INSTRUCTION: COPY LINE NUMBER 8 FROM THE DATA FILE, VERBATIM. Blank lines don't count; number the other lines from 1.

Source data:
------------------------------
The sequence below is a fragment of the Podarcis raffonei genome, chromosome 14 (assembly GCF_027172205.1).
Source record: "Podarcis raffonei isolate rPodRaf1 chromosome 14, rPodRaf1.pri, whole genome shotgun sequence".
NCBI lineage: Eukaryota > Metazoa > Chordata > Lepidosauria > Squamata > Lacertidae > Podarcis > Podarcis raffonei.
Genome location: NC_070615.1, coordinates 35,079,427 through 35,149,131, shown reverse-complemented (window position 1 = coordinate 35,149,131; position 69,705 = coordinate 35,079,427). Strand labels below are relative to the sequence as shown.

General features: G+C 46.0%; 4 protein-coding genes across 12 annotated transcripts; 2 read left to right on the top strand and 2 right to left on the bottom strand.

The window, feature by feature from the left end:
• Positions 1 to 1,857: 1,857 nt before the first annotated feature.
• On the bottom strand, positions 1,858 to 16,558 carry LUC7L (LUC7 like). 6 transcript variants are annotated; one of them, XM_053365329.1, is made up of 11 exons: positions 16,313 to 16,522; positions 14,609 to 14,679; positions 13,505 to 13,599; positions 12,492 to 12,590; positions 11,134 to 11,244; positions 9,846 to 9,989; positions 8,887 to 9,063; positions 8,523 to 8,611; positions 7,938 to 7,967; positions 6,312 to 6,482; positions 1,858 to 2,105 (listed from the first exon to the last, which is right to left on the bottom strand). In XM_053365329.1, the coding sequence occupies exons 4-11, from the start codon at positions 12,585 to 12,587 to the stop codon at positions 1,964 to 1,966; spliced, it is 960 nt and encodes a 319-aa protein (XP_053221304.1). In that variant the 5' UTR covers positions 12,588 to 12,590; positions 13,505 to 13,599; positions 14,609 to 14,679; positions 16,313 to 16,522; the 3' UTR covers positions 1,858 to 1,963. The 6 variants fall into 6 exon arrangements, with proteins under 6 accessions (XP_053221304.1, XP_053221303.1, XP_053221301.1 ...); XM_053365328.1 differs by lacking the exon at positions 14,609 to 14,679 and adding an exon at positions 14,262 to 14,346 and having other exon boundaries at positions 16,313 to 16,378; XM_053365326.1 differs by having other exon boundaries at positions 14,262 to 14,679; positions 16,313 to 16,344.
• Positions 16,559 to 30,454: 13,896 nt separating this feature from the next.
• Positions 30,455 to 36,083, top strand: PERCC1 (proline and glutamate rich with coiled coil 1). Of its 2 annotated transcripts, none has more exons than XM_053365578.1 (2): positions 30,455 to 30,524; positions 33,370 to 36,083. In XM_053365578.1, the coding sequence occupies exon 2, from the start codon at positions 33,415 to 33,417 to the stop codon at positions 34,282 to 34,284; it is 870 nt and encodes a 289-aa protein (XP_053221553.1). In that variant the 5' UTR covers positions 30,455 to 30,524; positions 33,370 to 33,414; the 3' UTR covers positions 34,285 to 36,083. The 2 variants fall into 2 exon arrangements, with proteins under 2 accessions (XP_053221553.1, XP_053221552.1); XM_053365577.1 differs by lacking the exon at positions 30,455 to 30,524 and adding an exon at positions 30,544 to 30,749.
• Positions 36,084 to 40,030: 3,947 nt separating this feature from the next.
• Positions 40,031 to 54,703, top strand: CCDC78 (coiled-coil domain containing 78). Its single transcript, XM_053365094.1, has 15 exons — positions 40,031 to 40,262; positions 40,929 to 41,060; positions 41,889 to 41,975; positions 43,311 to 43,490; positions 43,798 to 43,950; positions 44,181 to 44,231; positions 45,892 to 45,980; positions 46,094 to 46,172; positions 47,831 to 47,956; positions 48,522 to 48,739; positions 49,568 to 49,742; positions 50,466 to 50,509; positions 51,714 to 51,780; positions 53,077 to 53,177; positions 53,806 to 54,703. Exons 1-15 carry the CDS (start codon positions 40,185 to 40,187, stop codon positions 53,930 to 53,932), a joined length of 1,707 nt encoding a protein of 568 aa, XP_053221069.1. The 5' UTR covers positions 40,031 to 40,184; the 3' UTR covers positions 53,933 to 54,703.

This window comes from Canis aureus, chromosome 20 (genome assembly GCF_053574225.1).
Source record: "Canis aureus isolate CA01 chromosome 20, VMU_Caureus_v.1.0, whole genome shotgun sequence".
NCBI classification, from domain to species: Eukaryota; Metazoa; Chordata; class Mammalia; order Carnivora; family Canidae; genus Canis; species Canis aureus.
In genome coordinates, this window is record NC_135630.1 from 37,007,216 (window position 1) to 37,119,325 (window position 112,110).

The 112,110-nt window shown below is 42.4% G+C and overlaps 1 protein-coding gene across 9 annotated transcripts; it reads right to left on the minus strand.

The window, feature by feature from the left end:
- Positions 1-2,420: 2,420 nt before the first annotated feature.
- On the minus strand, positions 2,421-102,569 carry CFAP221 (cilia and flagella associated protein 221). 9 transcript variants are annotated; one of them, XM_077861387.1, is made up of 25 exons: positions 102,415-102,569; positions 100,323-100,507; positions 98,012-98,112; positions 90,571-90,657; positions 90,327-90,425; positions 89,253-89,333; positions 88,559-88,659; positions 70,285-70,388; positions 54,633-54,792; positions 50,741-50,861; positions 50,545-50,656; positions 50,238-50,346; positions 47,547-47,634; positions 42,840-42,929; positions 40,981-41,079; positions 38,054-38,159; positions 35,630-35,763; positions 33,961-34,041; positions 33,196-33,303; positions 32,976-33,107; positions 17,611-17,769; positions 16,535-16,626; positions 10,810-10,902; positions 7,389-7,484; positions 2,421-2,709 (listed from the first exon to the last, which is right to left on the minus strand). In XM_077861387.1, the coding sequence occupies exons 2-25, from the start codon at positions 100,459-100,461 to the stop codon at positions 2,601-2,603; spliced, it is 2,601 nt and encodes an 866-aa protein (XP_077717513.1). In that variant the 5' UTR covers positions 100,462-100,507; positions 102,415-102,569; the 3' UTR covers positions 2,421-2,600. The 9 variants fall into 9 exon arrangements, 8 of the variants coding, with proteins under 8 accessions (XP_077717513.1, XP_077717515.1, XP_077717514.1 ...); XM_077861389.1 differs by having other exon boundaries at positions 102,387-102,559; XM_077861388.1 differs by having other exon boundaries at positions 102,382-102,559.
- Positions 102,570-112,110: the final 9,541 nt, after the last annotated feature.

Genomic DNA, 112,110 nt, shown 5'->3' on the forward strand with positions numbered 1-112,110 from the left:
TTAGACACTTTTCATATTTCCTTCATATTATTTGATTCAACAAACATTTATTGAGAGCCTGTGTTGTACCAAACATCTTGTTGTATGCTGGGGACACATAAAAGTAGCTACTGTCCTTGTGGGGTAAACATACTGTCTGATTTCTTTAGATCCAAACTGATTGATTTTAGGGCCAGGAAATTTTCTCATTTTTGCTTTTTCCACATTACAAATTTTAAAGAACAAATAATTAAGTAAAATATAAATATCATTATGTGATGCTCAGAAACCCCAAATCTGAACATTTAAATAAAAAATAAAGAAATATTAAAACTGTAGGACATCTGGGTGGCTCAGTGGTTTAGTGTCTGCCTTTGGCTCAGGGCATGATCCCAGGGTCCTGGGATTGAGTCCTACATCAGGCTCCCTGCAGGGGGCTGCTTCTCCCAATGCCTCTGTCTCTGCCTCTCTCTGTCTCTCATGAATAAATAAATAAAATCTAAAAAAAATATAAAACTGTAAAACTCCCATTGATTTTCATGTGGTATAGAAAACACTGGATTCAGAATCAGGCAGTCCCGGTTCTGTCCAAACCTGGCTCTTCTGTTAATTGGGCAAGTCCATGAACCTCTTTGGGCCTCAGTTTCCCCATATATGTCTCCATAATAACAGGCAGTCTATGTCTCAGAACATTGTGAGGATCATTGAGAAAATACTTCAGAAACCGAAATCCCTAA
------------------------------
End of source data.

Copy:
• On the bottom strand, positions 1,858 to 16,558 carry LUC7L (LUC7 like). 6 transcript variants are annotated; one of them, XM_053365329.1, is made up of 11 exons: positions 16,313 to 16,522; positions 14,609 to 14,679; positions 13,505 to 13,599; positions 12,492 to 12,590; positions 11,134 to 11,244; positions 9,846 to 9,989; positions 8,887 to 9,063; positions 8,523 to 8,611; positions 7,938 to 7,967; positions 6,312 to 6,482; positions 1,858 to 2,105 (listed from the first exon to the last, which is right to left on the bottom strand). In XM_053365329.1, the coding sequence occupies exons 4-11, from the start codon at positions 12,585 to 12,587 to the stop codon at positions 1,964 to 1,966; spliced, it is 960 nt and encodes a 319-aa protein (XP_053221304.1). In that variant the 5' UTR covers positions 12,588 to 12,590; positions 13,505 to 13,599; positions 14,609 to 14,679; positions 16,313 to 16,522; the 3' UTR covers positions 1,858 to 1,963. The 6 variants fall into 6 exon arrangements, with proteins under 6 accessions (XP_053221304.1, XP_053221303.1, XP_053221301.1 ...); XM_053365328.1 differs by lacking the exon at positions 14,609 to 14,679 and adding an exon at positions 14,262 to 14,346 and having other exon boundaries at positions 16,313 to 16,378; XM_053365326.1 differs by having other exon boundaries at positions 14,262 to 14,679; positions 16,313 to 16,344.